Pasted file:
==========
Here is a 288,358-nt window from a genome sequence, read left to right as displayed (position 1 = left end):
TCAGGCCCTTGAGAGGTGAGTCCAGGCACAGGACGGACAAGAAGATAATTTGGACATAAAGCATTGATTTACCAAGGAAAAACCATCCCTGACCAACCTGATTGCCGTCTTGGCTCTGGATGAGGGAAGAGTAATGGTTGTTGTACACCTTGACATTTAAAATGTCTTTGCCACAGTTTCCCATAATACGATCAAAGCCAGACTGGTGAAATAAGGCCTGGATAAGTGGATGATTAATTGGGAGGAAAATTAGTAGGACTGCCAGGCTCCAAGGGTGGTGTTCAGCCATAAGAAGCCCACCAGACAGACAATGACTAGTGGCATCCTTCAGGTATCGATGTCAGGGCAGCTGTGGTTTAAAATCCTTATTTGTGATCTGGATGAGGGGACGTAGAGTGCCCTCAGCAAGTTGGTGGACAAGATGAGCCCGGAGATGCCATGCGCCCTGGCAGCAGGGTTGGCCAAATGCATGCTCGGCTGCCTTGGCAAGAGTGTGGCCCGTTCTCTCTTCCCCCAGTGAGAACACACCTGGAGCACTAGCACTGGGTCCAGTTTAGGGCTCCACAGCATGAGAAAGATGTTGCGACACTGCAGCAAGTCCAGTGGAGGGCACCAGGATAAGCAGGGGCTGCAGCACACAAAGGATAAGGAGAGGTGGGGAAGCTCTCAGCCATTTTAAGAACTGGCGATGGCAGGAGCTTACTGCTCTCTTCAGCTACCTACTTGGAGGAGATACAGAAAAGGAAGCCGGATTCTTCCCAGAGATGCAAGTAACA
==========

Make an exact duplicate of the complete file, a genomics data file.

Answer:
Here is a 288,358-nt window from a genome sequence, read left to right as displayed (position 1 = left end):
TCAGGCCCTTGAGAGGTGAGTCCAGGCACAGGACGGACAAGAAGATAATTTGGACATAAAGCATTGATTTACCAAGGAAAAACCATCCCTGACCAACCTGATTGCCGTCTTGGCTCTGGATGAGGGAAGAGTAATGGTTGTTGTACACCTTGACATTTAAAATGTCTTTGCCACAGTTTCCCATAATACGATCAAAGCCAGACTGGTGAAATAAGGCCTGGATAAGTGGATGATTAATTGGGAGGAAAATTAGTAGGACTGCCAGGCTCCAAGGGTGGTGTTCAGCCATAAGAAGCCCACCAGACAGACAATGACTAGTGGCATCCTTCAGGTATCGATGTCAGGGCAGCTGTGGTTTAAAATCCTTATTTGTGATCTGGATGAGGGGACGTAGAGTGCCCTCAGCAAGTTGGTGGACAAGATGAGCCCGGAGATGCCATGCGCCCTGGCAGCAGGGTTGGCCAAATGCATGCTCGGCTGCCTTGGCAAGAGTGTGGCCCGTTCTCTCTTCCCCCAGTGAGAACACACCTGGAGCACTAGCACTGGGTCCAGTTTAGGGCTCCACAGCATGAGAAAGATGTTGCGACACTGCAGCAAGTCCAGTGGAGGGCACCAGGATAAGCAGGGGCTGCAGCACACAAAGGATAAGGAGAGGTGGGGAAGCTCTCAGCCATTTTAAGAACTGGCGATGGCAGGAGCTTACTGCTCTCTTCAGCTACCTACTTGGAGGAGATACAGAAAAGGAAGCCGGATTCTTCCCAGAGATGCAAGTAACA